BERLIN (AA) - German police are actively searching for a chief suspect wanted by Turkey for his role in a coup attempt in 2016, local media reported on Thursday.
Police across the country have been looking for Adil Oksuz, a theology lecturer accused of masterminding the July 15, 2016 coup attempt, the Suddeutsche Zeitung daily, public television channels WDR and NDR reported.
According to the reports, all police departments were asked on Nov. 14, 2017, to inform the Federal Criminal Police Office (BKA) on any findings that could help identify the whereabouts of the chief coup suspect.
But German authorities could not find any evidence so far supporting the claims that Oksuz was in the country, or applied for asylum in Germany.
Ankara had issued a diplomatic note to Berlin last year, after Turkish media reports claimed Oksuz was seen in Germany, asking whether these claims were true.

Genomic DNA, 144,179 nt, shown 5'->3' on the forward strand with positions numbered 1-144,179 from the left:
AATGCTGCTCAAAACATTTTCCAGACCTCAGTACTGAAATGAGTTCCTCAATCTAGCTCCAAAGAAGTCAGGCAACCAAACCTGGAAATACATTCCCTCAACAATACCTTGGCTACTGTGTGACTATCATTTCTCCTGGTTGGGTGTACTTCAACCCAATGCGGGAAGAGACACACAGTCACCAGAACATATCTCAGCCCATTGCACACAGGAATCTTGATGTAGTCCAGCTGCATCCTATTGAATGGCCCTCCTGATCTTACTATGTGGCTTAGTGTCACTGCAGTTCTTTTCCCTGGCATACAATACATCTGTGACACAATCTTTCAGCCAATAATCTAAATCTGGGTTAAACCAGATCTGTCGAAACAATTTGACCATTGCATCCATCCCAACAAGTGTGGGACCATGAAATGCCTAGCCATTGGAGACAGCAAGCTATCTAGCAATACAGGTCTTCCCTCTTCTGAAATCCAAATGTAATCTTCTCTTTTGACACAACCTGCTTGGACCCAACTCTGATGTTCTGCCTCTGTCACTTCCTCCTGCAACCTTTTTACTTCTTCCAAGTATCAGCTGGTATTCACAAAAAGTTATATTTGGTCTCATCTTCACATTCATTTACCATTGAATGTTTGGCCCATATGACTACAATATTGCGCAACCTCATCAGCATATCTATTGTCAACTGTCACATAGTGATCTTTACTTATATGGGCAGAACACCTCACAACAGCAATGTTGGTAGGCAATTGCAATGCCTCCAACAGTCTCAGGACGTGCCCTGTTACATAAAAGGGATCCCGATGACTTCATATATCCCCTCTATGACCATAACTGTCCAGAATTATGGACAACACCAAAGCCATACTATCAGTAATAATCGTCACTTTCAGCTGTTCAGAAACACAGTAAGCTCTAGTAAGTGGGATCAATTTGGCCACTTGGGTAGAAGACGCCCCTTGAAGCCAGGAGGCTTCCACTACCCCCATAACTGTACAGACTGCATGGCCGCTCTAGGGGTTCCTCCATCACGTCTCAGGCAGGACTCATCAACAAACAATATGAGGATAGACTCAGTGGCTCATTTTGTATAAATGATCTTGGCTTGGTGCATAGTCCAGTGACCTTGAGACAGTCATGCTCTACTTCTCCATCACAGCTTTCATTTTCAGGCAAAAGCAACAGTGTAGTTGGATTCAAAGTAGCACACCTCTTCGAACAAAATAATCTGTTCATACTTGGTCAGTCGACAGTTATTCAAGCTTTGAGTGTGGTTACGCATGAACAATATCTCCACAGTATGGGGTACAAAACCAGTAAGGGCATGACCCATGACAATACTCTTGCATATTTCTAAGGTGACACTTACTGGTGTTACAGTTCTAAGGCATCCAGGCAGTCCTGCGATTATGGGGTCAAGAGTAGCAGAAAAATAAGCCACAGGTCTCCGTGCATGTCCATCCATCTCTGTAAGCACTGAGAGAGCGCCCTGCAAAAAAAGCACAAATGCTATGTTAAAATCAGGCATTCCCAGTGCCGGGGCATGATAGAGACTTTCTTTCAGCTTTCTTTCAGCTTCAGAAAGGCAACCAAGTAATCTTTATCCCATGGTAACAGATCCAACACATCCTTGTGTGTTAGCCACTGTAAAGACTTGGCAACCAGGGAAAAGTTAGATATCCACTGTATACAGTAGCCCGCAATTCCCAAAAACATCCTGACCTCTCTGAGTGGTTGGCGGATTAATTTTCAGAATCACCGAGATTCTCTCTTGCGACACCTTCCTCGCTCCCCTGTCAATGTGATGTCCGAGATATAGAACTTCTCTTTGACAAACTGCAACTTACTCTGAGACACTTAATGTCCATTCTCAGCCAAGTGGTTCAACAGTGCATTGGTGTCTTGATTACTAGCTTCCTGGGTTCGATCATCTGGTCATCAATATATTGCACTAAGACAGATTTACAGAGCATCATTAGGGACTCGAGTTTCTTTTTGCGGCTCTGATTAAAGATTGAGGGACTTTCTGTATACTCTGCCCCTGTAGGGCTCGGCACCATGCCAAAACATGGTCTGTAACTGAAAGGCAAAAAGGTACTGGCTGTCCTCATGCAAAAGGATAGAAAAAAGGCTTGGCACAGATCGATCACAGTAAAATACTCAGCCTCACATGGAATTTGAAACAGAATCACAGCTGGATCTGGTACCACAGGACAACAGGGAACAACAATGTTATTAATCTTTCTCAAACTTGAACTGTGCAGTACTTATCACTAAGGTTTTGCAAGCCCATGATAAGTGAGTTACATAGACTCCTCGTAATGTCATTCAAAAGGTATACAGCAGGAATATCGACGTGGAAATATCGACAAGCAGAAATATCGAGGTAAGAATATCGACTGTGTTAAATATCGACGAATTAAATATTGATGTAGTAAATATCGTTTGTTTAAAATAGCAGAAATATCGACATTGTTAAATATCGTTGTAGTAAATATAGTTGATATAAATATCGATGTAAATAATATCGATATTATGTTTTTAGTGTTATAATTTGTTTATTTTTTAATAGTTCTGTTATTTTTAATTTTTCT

The Suddeutsche Zeitung commented that the German government's decision to actively search for a chief coup suspect was “a sign of goodwill” towards Turkey, showing that Berlin was eager to improve ties with Ankara.
Turkey has long pressured Germany to take active measures against supporters and members of the Fetullah Terrorist Organization (FETO), which orchestrated the coup attempt.
But German authorities had been reluctant in addressing Ankara’s concerns and has not transferred any FETO suspect so far toTurkey for trial, arguing that the Turkish side had not yet provided sufficient evidence.
In Germany, which is home to more than three million Turkish immigrants, FETO has a large network with dozens of private schools, businesses and media organizations.
Since the 2016 defeated coup attempt, nearly 4,000 FETO suspects have come to Germany from Turkey and other countries, according to local media reports.
Several FETO suspects, including former soldiers and diplomats, have applied for asylum in various German federal states.
The Turkish and German governments took steps in recent months towards normalization of relations and intensified talks to address their political differences.